Countries at the UN COP27 climate summit in Egypt have passed a final agreement establishing a fund to help poor nations cope with the extreme weather events caused by global warming.
After tense negotiations that lasted throughout the night, the Egyptian presidency of the summit released a draft text of the overall agreement early Sunday and also convened a plenary session to push the document through as the final, overarching agreement for the UN summit.
The plenary approved the document’s provision to establish a “loss and damage” fund to help developing countries meet the immediate costs of climate-related events such as storms and floods.
However, many of the more contentious issues relating to the fund have been deferred to talks next year, when a “transition committee” will make recommendations for countries, to be adopted at the COP28 climate summit in November 2023.
The recommendations will relate to “identifying and expanding sources of funding,” which relates to the controversial issue of which countries should contribute to the new “loss and damage” fund.
Still, the fund’s acceptance is a major win for poorer nations, which have long been demanding financial redress for often being victims of climate change — such as worsened floods, droughts, heatwaves, famines and storms — even though they’ve done little to mitigate the pollution that heats up the planet.
“This loss and damage fund will be a lifeline for poor families whose homes have been destroyed, farmers whose fields have been ruined and islanders who have been displaced from their ancestral homes,” said Ani Dasgupta, president of environmental think tank World Resources Institute, minutes later the morning approval was announced.
Demands from developing countries for such a fund have dominated the two-week summit, pushing talks beyond their scheduled end on Friday.
“In this way, we hope our 30-year journey has finally borne fruit today,” said Pakistani Climate Minister Sherry Rehman.
A third of her nation was swamped by a devastating flood this summer, and she and other officials used the motto, “What happened in Pakistan will not stay in Pakistan.”
Collins Nzovu, Zambia’s Minister for Green Economy and Environment, said he was “excited, very, very excited”.
“Very exciting because for us, success in Egypt would depend on what we get out of losses and damage,” he said.
“This positive outcome of COP27 is an important step towards restoring confidence in vulnerable countries.”
According to the agreement, the fund would initially draw on contributions from developed countries and other private and public sources such as international financial institutions.
While large emerging economies like China would initially not have to contribute, this option remains on the table and will be negotiated in the coming years.
This is a key demand from the European Union and the United States, which argue that China and other big polluters currently classified as developing countries have the financial clout and responsibility to pay their share.
The fund would largely target the most vulnerable nations, although there would be room for middle-income countries hard hit by climate-related disasters to get help.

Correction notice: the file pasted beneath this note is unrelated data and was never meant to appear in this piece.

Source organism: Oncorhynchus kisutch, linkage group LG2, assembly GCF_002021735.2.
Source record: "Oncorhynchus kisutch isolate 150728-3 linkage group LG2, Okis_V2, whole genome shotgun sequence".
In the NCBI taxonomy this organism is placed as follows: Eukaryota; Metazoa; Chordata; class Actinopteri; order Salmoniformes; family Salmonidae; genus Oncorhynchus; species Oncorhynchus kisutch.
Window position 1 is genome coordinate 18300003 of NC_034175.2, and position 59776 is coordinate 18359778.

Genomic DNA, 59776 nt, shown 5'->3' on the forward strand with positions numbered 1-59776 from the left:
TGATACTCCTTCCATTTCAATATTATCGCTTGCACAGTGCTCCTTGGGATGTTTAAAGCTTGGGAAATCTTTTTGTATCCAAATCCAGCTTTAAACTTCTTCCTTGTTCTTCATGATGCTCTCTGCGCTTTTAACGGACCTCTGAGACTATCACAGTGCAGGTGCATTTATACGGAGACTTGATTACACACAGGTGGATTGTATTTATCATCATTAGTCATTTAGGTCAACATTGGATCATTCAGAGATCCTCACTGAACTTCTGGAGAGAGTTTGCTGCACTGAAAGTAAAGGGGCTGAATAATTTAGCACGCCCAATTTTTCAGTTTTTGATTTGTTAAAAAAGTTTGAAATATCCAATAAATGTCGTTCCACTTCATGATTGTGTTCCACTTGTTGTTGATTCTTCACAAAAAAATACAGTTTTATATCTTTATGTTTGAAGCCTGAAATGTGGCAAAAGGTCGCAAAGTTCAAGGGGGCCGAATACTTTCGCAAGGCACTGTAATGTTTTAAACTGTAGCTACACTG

Experts said the fund’s adoption is a reflection of what can be done if the poorest nations remain united.
“I think it’s tremendous that governments are coming together to work out at least the first step … how to deal with the problem of loss and damage,” said Alex Scott, climate diplomacy expert at think tank E3G.
But like all climate finance, it’s one thing to set up a fund and another to let money flow in and out, she said.
The developed world has still not met its 2009 pledge to spend $100 billion a year on other climate aid — to help poor nations develop green energy and adapt to future warming.
“In a lot of ways, we’re talking about amends,” said Sacoby Wilson, professor of environment, health and justice at the University of Maryland.
“It’s an appropriate term,” he said, because rich Northern countries have been reaping the benefits of fossil fuels while poorer countries of the Global South have suffered the effects of climate change.
Some delegates, meanwhile, said the approved deal does not do enough to step up efforts to tackle emissions that cause global warming.
It made no reference to the phasing out of the use of “all fossil fuels” as requested by India and some other delegations.
Instead, she called on countries to take steps towards “the phasing out of unabated coal-fired power generation and the phasing out of inefficient fossil fuel subsidies” as agreed at the COP26 summit in Glasgow.
The draft also included a reference to “low-emission energy”, which raised some concerns that it opened the door to the increased use of natural gas – a fossil fuel that produces both carbon dioxide and methane emissions.
Norway’s climate minister Espen Barth Eide told reporters his team had hoped for a stronger deal. “It doesn’t completely break with Glasgow, but it doesn’t inspire any ambition at all,” he said.
“I think they had a different focus. They were very focused on the fund,” he said.